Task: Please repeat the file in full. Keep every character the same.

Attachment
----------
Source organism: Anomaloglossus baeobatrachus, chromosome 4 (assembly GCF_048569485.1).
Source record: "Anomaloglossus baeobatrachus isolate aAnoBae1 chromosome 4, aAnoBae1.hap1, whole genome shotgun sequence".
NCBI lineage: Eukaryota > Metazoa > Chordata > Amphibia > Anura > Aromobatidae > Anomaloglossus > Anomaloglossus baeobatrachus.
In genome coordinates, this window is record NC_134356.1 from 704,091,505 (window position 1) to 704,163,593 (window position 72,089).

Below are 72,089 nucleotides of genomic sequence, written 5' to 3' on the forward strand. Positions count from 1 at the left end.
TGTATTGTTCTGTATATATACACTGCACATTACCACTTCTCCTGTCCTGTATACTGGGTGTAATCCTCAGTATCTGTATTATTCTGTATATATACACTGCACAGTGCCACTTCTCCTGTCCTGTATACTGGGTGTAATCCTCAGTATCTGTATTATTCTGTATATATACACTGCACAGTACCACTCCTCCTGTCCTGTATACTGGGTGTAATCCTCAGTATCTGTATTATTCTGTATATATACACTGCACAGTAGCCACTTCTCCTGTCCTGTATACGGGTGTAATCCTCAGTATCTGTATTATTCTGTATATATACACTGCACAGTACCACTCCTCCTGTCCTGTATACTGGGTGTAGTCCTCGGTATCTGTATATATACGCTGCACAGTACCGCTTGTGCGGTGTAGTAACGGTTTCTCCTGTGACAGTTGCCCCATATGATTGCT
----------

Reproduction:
Source organism: Anomaloglossus baeobatrachus, chromosome 4 (assembly GCF_048569485.1).
Source record: "Anomaloglossus baeobatrachus isolate aAnoBae1 chromosome 4, aAnoBae1.hap1, whole genome shotgun sequence".
NCBI lineage: Eukaryota > Metazoa > Chordata > Amphibia > Anura > Aromobatidae > Anomaloglossus > Anomaloglossus baeobatrachus.
In genome coordinates, this window is record NC_134356.1 from 704,091,505 (window position 1) to 704,163,593 (window position 72,089).

Below are 72,089 nucleotides of genomic sequence, written 5' to 3' on the forward strand. Positions count from 1 at the left end.
TGTATTGTTCTGTATATATACACTGCACATTACCACTTCTCCTGTCCTGTATACTGGGTGTAATCCTCAGTATCTGTATTATTCTGTATATATACACTGCACAGTGCCACTTCTCCTGTCCTGTATACTGGGTGTAATCCTCAGTATCTGTATTATTCTGTATATATACACTGCACAGTACCACTCCTCCTGTCCTGTATACTGGGTGTAATCCTCAGTATCTGTATTATTCTGTATATATACACTGCACAGTAGCCACTTCTCCTGTCCTGTATACGGGTGTAATCCTCAGTATCTGTATTATTCTGTATATATACACTGCACAGTACCACTCCTCCTGTCCTGTATACTGGGTGTAGTCCTCGGTATCTGTATATATACGCTGCACAGTACCGCTTGTGCGGTGTAGTAACGGTTTCTCCTGTGACAGTTGCCCCATATGATTGCT